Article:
Christmas Retold – some readings as we draw near to the day.

It’s getting close now….
Last night was the longest night. We’re in that pivot moment when darkness seems to have claimed the Northern Hemisphere, but we know that in just a few days, if we look, we’ll see that the days will lengthen, by moments to begin with.
And some say that the first day when it’s possible to see that growing light is Christmas day itself..

And I want to give my attention to the story, to let the wonder of it seep through me. There are still things to do, but those things are joyful. After the last few years when covid stopped us gathering, gatherings can happen. And that is so good.

Christmas always holds a mixture of joy and sadness, of gains and losses. Mindful of these, I will hold on to the wonder of love being born among us, even though the circumstances could hardly have been less promising – for circumstances are never quite what we hoped, and there’s the lesson. To look deeper than circumstance. To make a courageous decision to hold on to hope, and peace, and joy, and love, even though. For these qualities are real, and true, and enough. These things are golden strands, woven through the dark fabric.. It is where they can be found. And the One who is coming will light the way, and scatter the darkness, and hold out a helping hand.

I’ll hold on to the message of “Love came down at Christmas”, and light my candles in the fading light, and watch the rain clouds sweep across the sky, rain falling on all of us, just the same.

Perhaps later, the skies will clear, and we’ll see the stars.

IMG_0950

You can find out more about the candle ring, and the words around it, here.

From The Bible Retold

The Roman Emperor, Caesar Augustus, had ordered a census throughout the whole empire, when all the people would be counted, and taxed. The orders spread along straight Roman roads, and were proclaimed first in the white marble cities and ports, and then in the towns and villages of the countryside.

Even quiet Nazareth heard the news, and Mary and Joseph began to gather together their belongings, ready to travel to Bethlehem. That was Joseph’s family home: he was descended from King David, of Bethlehem. They set off south on the crowded road, for the whole empire was travelling. But, for Mary, the journey was especially hard, and the road seemed never ending. It was nearly time for her baby to be born.

At last they came to Bethlehem, but it was not the end of their troubles. The city was noisy, bustling, and heaving with crowds, and Joseph searched anxiously for somewhere quiet for Mary to rest – her pains were beginning, and the baby would be born that night. The inn was already full of travellers, and the only place for them was a stable. There, among the animals, Mary gave birth to her firstborn son, and wrapped him up tightly in swaddling bands and laid him in a manger full of hay. Then, she rested next to the manger, smiling at the baby’s tiny face.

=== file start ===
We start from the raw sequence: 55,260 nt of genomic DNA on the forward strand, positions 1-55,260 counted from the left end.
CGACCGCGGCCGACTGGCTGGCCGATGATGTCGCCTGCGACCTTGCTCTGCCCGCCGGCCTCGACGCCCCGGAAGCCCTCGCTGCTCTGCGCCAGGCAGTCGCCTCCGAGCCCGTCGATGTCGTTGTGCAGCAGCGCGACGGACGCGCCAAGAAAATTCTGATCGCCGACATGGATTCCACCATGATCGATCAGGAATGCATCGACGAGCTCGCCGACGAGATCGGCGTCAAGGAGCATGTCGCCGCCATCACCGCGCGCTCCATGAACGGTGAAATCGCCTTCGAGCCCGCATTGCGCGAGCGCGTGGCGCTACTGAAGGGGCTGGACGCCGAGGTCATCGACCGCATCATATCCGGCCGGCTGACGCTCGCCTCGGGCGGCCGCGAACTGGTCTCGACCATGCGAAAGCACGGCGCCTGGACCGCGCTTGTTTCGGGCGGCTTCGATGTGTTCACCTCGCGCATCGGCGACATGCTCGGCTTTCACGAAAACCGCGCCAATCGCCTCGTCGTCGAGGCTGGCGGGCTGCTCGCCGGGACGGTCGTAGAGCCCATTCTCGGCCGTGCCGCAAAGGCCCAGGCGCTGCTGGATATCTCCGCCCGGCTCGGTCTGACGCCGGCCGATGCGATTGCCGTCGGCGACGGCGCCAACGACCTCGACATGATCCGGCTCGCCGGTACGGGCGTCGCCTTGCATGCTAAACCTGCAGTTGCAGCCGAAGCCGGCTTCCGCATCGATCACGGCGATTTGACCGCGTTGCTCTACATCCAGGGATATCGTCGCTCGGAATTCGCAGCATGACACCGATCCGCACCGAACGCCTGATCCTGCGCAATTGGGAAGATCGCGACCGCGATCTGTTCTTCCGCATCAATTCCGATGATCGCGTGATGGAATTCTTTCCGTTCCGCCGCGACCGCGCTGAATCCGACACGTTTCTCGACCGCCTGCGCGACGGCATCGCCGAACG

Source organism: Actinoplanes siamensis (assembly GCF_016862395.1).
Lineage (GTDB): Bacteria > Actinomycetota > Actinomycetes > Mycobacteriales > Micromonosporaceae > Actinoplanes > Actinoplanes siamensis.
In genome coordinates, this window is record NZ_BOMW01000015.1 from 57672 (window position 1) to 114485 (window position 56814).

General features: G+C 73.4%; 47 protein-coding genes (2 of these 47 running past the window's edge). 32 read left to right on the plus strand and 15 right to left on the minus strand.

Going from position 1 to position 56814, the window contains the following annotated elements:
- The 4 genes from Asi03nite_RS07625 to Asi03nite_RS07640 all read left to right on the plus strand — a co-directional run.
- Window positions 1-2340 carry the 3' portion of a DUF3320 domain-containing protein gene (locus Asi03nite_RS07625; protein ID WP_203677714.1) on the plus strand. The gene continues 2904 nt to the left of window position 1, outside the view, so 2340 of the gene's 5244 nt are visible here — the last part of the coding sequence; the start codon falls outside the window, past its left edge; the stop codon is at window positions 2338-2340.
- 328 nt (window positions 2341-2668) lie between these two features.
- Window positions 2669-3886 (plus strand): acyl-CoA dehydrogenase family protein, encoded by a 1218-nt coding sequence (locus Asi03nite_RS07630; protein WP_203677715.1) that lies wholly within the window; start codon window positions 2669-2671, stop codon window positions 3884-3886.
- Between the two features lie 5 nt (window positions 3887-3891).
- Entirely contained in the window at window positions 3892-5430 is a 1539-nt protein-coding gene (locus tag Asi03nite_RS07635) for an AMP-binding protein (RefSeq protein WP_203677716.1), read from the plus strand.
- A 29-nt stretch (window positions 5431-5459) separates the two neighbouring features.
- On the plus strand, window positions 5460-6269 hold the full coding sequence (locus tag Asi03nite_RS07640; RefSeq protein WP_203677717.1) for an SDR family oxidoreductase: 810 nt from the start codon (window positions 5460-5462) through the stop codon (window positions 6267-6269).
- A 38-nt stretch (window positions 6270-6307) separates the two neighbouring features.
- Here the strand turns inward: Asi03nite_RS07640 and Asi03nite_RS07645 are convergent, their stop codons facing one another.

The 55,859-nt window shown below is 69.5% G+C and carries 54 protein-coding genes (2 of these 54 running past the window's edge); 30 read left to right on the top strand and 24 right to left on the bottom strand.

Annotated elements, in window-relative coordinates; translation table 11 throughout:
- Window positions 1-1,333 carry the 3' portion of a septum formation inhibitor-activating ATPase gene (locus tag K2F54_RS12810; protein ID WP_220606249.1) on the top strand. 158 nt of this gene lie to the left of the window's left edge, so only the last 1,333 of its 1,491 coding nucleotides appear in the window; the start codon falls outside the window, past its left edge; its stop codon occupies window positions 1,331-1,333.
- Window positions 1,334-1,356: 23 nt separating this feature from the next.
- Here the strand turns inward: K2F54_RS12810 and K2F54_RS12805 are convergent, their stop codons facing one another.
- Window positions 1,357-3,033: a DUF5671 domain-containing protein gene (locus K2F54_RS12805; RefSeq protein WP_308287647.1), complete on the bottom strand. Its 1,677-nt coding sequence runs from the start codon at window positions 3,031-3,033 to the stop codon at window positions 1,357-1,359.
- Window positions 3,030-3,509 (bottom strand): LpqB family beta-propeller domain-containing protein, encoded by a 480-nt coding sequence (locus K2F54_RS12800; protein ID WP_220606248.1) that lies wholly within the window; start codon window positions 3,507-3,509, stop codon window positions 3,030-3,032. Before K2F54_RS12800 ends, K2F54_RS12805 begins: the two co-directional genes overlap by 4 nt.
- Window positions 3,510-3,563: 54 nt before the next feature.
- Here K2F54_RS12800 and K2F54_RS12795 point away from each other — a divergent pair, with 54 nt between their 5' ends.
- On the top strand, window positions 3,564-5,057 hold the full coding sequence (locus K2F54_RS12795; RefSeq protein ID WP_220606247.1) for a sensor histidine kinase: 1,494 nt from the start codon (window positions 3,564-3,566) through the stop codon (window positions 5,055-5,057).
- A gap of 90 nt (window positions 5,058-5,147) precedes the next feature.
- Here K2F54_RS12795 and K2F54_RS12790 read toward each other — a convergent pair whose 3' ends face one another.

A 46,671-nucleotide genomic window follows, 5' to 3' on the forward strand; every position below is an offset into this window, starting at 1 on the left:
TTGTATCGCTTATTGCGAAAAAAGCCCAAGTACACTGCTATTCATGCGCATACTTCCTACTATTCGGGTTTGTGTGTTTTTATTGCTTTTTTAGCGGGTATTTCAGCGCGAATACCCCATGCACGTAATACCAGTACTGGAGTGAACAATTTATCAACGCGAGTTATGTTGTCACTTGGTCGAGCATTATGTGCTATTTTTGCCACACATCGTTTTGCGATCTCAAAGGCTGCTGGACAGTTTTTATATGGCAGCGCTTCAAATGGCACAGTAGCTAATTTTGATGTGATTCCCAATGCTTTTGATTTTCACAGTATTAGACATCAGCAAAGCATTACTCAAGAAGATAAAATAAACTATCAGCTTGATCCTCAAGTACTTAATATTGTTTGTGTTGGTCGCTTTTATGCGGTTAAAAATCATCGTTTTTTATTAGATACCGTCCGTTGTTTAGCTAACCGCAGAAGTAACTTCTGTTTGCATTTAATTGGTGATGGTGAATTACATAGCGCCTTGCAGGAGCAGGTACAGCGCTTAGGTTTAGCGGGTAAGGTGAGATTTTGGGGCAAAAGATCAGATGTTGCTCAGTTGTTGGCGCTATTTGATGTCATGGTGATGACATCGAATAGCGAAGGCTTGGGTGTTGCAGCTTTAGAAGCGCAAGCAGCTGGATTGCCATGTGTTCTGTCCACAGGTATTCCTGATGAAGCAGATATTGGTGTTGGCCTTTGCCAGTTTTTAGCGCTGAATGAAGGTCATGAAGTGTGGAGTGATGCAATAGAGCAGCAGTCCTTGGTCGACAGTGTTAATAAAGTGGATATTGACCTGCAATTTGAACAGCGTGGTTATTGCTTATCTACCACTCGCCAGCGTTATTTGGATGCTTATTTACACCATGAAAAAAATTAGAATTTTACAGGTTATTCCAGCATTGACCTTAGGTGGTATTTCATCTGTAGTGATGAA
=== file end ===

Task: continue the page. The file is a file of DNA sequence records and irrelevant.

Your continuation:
There were shepherds who lived out on the hills nearby – the same hills where King David had once watched over the flocks, long ago. The sheep were sleeping in their fold under the shining stars, while the shepherds kept watch. Their fire flickered and crackled, and the lambs would bleat for their mothers, but they were the only sounds. All was peaceful. All was well.

Suddenly, right there in the shepherd’s simple camp, appeared and angel of the Lord, shining with God’s glory and heaven’s brightness. The shepherds gripped each other in terror, their skin prickling with fright.
“Don’t be afraid, I’m bringing you good news – it will bring joy to all people!” The shepherds listened, awestruck, their faces glowing with the angel’s light. “This is the day the good news begins, and this is the place. In the town of David, a saviour has been born. He is Christ, the Anointed One, the one you have been waiting for. And this is the sign that these words are true: you will find a baby wrapped tightly in swaddling bands, lying in a manger.”

The shepherds watched as light was added to light, voice to voice, until they were surrounded by a dazzling, heavenly host of angels, all praising God and saying
“Glory! Glory to God in the highest,
And on the earth be peace!”

And then, in an instant, the angels were gone, and the shepherds were left in dark night shadows, listening to the sound of a distant wind. But their eyes still shone with heaven’s light.
“Let’s go and see for ourselves!” they called to one another as they raced over the dark, rocky fields to Bethlehem. There, they found Mary and Joseph, and, just as the angel had said, they found the baby wrapped tightly in swaddling bands and lying in a manger. They saw him with their own eyes, and spread the angel’s message to all they met.
“The Promised One has come! The Christ, the Anointed One, has been born!” The angel’s words were on everyone’s lips that night in Bethlehem. And, as the shepherds made their way back to their sheep, bursting with good news, Mary kept their words safe, like treasures, in her heart.

And from Prayers and Verses . The first of these is a poem I wrote in primary school.

The dawn is breaking, the snow is making
everything shimmer and glimmer and white.

The trees are towering, the mist is devouring
all that is in the reaches of sight.

A bell is ringing, the town is beginning
slowly, gradually, to come to life.

A candle is lighted, and all are excited,
for today is the ending of all man’s strife.

O God,
be to me
like the evergreen tree
and shelter me in your shade,
and bless me again
like the warm gentle rain
that gives life to all you have made.

Based on Hosea 14:4-8

The Little Christmas Tree

christmas tree

Please feel free to use any of the material that you find helpful, saying where it is from.

Have a peaceful and joyful Christmas, and thank you so much for giving your time to read this blog

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